School Administrators for HEALing of Our Children and Youth
In 2013, AASA was awarded a two-year grant from Leadership for Healthy Communities, a national program of the Robert Wood Johnson Foundation, to build supportive relationships among superintendents on competitive foods policies. As such, we match school districts that have been successful in adopting strong policies with school districts seeking to improve their policies. Districts are matched in a mentor/mentee relationship according to state/region, district enrollment, and type of district (urban, rural, and suburban). The mentor/mentee initiative is a powerful tool for superintendents to learn from one another and develop smart, actionable and innovative policies and programmatic solutions that comply with USDA’s Smart Snacks in Schools guidelines, which go into effect at the start of the 2014-2015 school year.
The goal of this initiative is to increase the number of school districts with strong competitive food policies. Learn about the initiative.
Read a joint letter from U.S. Dept of Education and USDA about successful implementation of the "Smart Snacks in Schools" standards.
Read District Profiles of four AASA members who have worked to ensure healthful snacks in their districts through their Wellness Policies.
What are competitive foods?
The term “competitive foods” refers to any food or beverage sold outside of the Federal meal program. These include foods sold in a la carte lines, vending machines, and school stores.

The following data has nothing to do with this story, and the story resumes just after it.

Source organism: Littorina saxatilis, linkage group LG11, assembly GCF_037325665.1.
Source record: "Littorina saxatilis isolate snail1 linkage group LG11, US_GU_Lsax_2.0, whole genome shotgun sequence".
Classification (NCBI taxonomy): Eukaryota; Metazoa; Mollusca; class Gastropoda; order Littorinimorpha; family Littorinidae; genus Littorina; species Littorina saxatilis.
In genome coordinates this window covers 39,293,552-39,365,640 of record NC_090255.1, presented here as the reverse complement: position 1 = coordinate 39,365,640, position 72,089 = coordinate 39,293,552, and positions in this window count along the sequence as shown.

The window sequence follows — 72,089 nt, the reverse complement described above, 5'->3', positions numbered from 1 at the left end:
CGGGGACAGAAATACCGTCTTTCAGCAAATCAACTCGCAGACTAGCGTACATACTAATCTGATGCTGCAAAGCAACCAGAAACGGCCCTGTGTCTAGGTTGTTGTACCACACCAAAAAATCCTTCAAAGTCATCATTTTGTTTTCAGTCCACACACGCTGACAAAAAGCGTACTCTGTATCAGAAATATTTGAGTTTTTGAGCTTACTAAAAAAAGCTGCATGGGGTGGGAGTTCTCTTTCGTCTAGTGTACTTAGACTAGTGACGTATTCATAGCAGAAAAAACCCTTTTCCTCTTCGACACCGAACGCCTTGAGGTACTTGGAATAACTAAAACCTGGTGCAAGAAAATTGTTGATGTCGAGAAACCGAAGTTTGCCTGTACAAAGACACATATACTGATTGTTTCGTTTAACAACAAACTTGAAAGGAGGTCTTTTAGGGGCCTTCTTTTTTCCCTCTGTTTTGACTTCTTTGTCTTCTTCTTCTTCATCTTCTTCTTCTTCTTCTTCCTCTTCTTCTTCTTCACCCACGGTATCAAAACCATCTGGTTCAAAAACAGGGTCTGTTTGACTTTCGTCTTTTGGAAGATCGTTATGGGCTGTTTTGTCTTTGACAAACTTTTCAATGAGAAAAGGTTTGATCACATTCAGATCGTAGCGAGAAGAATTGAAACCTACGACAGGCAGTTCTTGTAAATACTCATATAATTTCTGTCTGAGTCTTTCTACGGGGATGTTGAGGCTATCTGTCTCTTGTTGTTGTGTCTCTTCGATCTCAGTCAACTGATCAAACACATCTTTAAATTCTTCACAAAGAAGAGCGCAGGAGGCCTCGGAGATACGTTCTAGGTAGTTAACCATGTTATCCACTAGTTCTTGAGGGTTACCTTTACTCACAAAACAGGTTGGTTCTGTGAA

With childhood obesity reaching epidemic rates, it is now more important than ever to focus on creating a healthy school nutrition environment. The Healthy Hunger Free Kids Act of 2010 will help school system leaders with their intent to optimize student health by offering healthier school breakfasts and lunches. While we are still waiting on the federal regulations for competitive foods, now is a great time to get ahead of the curve by adopting strong competitive food policies and learning from those exemplifying best practices. You can help lead this effort.
For more information on competitive foods, please refer to the following resources:
- Bag the Junk: Improving competitive food policy to create healthier, smarter school environments. NEA-HIN, 2012.
- Health Impact Assessment National Nutrition Standards for Snack and a la Carte Foods and Beverages Sold in Schools. Kids’ Safe & Healthful Foods Project. Robert Wood Johnson Foundation, 2012.
- How Competitive Foods in Schools Impact Student Health, School Meal Programs, and Students from Low-Income Families. FRAC, 2010.
- Accelerating Progress in Obesity Prevention: Solving the Weight of the Nation. Institute of Medicine, Food and Nutrition Board, 2012.
- Does Competitive Food and Beverage Legislation Hurt Meal Participation or Revenues in High Schools? Peart, T et al.Childhood Obesity. August 2012, Vol 8, Number 4.
- Action Strategies Toolkit: A Guide for Local and State Leaders Working to Create Healthy Communities and Prevent Childhood Obesity (PDF). Leadership for Healthy Communities, 2011.